The moment I got off work on this particular Saturday, the sky erupted into a mad, blazing storm that eventually caused massive wind damage and flash flooding throughout most of the St. Louis area. But I drove on, hoping a storm this wicked would quickly blow over.
And I wondered if the grocery store would still be there. Pictures I’d taken of it on my last visit are above.
It’s still an incessant downpour when I barge through a “Do Not Enter” gate, only to find this empty void among the debris (above). The grocery store was history, vanished into mud. I had so wanted to rescue one of those obscenely bright glazed tiles, but those had probably been ground into dust about 4 days ago. Now it was part of the oozing paste in the hole that was once a grocery store.
And quickly looking to my right, I see that exactly half of Kresge was sliced off (above, left)!
Now, it’s pouring down rain. I have no rain gear and a digital camera that’s allergic to water. I’m stuck in the car until it stops raining. So, I drive around Jennings and Ferguson for about 30 minutes, wondering who’ll stop the rain?
It never stopped.
In the upper level Aldi’s parking lot, I forlornly stared off into the dreary distance at what was left of Kresge’s (above, right). I couldn’t get to the building and its remains, and even when it stopped raining, it would be a toxic muddy mess. I also contemplated the irony of how Northland was now offically 50 years old, making it eligible for Historic Registry…yeah, whatever.
Water dripped down my windshield and my face; I knew it was over for me and Kresge. This was not how I wanted to say goodbye, but that’s how it ended.
This is all becoming too much of a heartache.
August 21, 2005
I return a week later and immediately notice that the large and elaborate Northland sign that officially greeted everyone at the the Lucas & Hunt/West Florissant intersection had been – literally – smashed into the dirt (above). They hadn’t even bothered to cart away the plastic letters, so what remains of the “R” seen in the foreground is now in the trunk of my car.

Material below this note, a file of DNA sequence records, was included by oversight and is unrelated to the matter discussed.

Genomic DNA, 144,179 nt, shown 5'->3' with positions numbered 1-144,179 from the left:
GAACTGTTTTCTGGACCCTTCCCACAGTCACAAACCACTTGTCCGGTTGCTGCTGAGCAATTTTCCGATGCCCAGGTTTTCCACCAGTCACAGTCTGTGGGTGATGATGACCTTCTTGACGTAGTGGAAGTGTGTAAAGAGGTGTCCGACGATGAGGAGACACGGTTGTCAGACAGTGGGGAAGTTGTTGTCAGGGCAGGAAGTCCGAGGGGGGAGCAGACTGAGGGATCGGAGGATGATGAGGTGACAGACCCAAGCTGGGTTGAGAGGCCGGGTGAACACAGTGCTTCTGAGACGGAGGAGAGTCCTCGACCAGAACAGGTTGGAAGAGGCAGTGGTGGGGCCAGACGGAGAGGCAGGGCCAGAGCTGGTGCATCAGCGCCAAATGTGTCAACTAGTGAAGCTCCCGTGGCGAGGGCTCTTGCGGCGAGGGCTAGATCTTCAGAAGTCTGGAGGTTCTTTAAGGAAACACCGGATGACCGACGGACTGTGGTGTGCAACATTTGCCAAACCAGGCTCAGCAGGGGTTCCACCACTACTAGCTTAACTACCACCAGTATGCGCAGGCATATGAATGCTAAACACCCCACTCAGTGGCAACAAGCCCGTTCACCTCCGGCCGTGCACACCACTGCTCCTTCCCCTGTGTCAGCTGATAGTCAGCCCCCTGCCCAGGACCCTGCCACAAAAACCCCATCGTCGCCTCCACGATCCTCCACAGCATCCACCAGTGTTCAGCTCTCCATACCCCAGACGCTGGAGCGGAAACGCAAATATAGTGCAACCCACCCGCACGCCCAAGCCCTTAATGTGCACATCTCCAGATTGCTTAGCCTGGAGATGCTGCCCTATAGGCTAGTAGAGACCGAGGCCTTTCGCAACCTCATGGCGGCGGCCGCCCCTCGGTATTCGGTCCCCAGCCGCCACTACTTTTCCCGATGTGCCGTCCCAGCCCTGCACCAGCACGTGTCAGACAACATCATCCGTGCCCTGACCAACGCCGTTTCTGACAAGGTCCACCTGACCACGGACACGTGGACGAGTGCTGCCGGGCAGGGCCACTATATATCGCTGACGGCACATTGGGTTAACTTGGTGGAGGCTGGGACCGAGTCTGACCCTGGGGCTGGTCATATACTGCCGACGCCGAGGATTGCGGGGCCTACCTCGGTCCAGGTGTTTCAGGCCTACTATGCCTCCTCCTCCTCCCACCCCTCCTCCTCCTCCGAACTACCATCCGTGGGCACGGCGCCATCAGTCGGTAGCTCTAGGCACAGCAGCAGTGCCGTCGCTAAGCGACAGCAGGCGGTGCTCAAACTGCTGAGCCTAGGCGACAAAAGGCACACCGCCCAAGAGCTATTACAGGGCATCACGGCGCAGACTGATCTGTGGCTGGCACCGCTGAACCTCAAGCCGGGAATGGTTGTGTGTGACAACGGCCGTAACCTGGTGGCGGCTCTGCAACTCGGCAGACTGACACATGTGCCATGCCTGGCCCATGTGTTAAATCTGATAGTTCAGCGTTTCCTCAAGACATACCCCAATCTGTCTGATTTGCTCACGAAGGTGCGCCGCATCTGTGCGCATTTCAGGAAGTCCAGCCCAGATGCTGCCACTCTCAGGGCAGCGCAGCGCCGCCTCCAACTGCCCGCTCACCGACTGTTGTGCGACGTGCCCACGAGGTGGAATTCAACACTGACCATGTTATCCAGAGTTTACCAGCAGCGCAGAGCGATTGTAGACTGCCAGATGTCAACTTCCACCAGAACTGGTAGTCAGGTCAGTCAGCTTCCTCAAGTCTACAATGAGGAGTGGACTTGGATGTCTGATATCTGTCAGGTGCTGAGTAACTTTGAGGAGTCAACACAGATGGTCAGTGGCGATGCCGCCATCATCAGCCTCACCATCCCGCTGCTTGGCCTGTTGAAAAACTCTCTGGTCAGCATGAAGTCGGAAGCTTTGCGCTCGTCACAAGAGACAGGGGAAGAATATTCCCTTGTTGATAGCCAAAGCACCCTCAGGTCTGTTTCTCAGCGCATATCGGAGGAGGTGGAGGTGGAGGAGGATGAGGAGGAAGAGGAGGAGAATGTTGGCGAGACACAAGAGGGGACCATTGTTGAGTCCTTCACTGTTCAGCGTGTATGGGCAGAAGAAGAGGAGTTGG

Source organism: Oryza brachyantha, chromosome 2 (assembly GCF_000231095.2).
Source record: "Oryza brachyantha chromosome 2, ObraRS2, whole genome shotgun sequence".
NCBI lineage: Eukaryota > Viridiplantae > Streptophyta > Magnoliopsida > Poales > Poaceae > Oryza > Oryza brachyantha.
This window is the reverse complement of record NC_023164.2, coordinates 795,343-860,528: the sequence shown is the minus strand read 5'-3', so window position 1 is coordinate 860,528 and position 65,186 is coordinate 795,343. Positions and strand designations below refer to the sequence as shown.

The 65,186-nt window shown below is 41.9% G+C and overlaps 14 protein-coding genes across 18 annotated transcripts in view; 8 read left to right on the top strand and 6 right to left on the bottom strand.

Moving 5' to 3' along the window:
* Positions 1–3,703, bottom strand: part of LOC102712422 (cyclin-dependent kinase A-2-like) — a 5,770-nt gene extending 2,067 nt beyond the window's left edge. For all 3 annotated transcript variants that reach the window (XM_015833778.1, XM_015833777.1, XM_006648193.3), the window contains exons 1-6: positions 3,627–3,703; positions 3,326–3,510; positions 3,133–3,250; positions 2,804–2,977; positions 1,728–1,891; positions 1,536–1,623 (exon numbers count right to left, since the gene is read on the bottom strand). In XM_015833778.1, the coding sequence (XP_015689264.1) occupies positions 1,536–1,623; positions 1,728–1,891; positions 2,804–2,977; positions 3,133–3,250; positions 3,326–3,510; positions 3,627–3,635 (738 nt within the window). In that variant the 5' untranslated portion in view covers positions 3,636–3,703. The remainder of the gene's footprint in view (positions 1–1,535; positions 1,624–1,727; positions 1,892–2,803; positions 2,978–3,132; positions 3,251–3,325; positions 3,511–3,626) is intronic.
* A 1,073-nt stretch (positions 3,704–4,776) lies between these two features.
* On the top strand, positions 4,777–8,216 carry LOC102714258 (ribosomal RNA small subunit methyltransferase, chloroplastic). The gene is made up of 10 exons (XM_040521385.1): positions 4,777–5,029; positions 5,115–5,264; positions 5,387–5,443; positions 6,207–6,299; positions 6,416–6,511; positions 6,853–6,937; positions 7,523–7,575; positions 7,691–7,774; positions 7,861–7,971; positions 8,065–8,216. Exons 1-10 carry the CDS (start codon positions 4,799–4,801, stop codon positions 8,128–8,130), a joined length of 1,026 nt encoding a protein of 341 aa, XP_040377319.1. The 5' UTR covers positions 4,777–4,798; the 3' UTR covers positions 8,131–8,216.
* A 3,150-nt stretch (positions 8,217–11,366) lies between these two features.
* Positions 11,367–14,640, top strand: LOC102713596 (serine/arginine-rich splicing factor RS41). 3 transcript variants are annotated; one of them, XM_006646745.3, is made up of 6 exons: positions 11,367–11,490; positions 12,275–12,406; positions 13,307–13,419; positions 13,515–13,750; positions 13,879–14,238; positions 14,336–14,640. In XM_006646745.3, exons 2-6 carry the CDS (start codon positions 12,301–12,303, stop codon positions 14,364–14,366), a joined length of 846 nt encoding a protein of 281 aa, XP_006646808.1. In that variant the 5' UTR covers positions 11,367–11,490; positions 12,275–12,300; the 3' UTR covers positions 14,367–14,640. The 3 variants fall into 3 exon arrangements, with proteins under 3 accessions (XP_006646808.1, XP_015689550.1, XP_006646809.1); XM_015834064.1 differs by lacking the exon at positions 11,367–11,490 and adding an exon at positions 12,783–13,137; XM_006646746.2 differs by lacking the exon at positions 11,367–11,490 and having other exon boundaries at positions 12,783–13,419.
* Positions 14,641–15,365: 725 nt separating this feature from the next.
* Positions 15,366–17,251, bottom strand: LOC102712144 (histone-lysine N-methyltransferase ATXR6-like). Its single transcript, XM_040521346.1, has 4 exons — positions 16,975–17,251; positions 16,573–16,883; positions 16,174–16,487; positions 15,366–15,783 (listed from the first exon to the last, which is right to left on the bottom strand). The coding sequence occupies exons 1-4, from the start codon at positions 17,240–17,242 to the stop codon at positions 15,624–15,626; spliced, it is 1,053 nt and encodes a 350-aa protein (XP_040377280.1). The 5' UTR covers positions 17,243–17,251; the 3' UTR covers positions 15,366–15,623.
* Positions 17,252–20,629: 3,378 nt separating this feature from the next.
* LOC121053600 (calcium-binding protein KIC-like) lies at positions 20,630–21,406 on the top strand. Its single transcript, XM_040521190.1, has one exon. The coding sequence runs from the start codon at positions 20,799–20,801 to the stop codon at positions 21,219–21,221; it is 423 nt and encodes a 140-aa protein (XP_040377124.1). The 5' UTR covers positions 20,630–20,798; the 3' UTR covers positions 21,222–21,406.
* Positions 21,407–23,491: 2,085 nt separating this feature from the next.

The crew made a broad sweep across the upper parking lot, knocking down rows of light poles (above, left). It looked a bit like a razor had run across a beard, and left a fine layer of broken glass everywhere, like powdered sugar on a lemon bar.
The tower that accents the south arm of Northland (above, right) is still standing tall, but they have prepared the store fronts for the final blow by removing all glass and interior contents.
The detritus of demolition has featured many a poignant and/or odd sight (above, left).
And the “opening up” of the former Walgreens (above, right) once again reveals how airy that space had once appeared from the sidewalk. With a footband of blue green tile, topped by panels of smooth stone and bookended by flagstone columns, it was certainly the most sophisticated Walgreens store, materials-wise.
With heavy heart, I made the trek across the wreckage of the parking lot to where Kresge once stood. On the upper level, it’s northernmost wall still stood (above), reminding me of some ancient ruin as it stood among its fallen parts. I stood for a long while in these remains, but didn’t have the heart to poke around for treasure. I was a bit too numb.
So I walked around and down to the lower level. The space that was the Ambassador nightclub was formely a bowling alley, and since they were currently crushing it, long-buried bowling pins (above, left) were scattered among the asbestos-crusted construction shards.
The lower level West arm in the middle of being beaten to the ground (above).
So far, this sections demise has been the most colorful, because these store fronts had retained more of it’s original store fronts, including the coral pink Vitrolite (above).
Here comes another sobering moment.